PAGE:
Every child in high school learns that a pendulum's rate of swing (its period) is proportional to its length. This is the only factor that affects the period. Galileo discovered this in 1582. Today's grandfather clocks are descendents of William Clement's clock from 1670. He had discovered that a longer pendulum meant more accurate time keeping. The long pendulum had to be enclosed to prevent children (and adults) playing with it. Hence the long case clock was invented. The name Grandfather Clock comes from Henry Work's 1875 song, "My Grandfather's Clock." If your parents or grandparents had a grandfather clock you are certain to remember it well. Its sounding of every hour with a tremendously resonant goooooonnnngg, the way it kept you awake all night until you were used to it, the daily winding ritual, its sheer presence. How many times did you stand and watch the pendulum swinging in front of your face, safely enclosed behind a glass panel? How many times did you ask to be allowed to pull on the chains that wound it up? These fantastic historical clocks are held in the memories of more than one generation. Modern homes are generally too small to accommodate a grandfather clock easily. Some people buy one to remind them of their youth, or perhaps, to give their children similar fantastic memories of the sight, sound and presence of this amazing timepiece. You can now buy plans or kits to make your own grandfather, or long case, clock. These clocks will obviously come at a lower cost than an antique, or any other ready made grandfather clock. The kits come in a variety of finishes, from palest pine to darkest rosewood. The most important thing to check out before you buy is the sound of the chime. You are going to live with this for a long time; you have to like the sound of your clock.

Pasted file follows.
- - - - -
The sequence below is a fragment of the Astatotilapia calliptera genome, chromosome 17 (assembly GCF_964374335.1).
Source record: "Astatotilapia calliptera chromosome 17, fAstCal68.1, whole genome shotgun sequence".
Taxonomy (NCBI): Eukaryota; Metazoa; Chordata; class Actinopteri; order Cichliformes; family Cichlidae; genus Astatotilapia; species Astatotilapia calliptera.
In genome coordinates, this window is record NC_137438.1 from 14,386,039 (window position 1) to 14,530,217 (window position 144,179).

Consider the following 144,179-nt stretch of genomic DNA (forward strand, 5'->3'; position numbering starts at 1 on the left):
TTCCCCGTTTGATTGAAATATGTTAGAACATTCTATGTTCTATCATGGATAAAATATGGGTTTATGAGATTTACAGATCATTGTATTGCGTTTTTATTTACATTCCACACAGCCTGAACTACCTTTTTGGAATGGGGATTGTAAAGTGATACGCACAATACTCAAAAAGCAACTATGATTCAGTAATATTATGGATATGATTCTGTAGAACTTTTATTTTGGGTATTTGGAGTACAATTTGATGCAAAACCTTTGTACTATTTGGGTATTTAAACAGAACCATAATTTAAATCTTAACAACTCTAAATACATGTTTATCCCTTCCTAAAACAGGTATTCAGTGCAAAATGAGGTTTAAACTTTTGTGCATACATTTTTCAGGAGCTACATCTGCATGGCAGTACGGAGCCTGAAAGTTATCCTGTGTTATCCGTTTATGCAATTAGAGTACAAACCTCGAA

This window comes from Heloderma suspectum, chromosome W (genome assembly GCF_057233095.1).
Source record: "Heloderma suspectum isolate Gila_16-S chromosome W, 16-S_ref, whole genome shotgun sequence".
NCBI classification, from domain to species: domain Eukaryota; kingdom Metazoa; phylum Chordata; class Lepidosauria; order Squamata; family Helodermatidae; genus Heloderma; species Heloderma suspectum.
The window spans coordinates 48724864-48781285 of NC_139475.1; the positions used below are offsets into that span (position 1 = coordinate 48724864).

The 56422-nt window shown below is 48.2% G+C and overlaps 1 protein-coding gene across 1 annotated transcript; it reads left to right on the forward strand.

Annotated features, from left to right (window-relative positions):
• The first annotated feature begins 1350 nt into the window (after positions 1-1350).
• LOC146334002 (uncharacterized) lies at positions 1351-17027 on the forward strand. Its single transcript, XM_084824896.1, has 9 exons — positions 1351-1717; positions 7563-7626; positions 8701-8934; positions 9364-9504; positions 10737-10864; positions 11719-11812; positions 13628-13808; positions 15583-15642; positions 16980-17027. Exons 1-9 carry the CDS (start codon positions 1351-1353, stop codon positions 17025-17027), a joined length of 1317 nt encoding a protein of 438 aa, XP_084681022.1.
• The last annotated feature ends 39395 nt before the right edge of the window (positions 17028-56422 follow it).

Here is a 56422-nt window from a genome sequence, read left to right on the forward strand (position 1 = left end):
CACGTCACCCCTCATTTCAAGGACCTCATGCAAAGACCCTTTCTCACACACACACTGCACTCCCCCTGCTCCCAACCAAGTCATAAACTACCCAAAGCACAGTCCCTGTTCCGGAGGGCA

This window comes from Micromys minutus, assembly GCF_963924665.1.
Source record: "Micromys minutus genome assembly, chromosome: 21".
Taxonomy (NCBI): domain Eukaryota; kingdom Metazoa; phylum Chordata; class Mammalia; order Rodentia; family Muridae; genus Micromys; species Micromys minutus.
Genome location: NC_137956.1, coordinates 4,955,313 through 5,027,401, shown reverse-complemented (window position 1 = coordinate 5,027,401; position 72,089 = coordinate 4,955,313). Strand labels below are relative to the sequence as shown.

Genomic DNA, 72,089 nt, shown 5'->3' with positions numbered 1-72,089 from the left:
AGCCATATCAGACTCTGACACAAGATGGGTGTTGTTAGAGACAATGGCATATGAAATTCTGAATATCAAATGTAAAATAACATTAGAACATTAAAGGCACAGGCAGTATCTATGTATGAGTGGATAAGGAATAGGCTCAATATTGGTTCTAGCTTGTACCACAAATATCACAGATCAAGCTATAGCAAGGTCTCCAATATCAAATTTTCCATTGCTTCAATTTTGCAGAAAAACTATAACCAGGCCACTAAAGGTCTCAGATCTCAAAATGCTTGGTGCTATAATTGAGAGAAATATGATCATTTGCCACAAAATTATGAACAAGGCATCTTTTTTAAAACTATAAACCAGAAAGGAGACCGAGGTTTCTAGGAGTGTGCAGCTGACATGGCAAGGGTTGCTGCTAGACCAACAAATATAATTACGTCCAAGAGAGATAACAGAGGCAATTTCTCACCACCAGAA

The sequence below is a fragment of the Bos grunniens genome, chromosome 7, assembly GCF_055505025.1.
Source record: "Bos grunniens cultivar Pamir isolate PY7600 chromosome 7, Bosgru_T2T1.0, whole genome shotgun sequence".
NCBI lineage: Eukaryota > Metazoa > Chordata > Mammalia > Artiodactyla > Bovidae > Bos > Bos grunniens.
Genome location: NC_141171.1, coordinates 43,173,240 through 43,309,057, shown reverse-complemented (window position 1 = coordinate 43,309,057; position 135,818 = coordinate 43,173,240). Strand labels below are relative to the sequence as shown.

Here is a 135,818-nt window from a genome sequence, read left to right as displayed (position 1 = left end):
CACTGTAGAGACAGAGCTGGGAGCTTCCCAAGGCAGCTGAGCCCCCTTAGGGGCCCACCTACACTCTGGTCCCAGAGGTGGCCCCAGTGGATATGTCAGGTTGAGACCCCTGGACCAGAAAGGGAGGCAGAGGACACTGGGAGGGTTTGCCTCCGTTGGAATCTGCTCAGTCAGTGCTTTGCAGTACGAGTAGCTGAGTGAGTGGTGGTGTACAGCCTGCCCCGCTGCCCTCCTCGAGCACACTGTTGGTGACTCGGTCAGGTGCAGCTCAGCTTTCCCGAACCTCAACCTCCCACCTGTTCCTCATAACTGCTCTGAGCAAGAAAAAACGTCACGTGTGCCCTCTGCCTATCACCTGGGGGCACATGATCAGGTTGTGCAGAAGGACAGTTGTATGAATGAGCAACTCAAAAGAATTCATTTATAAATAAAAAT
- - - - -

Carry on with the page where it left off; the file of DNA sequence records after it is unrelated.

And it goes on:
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    Cosos & Psyche

    #1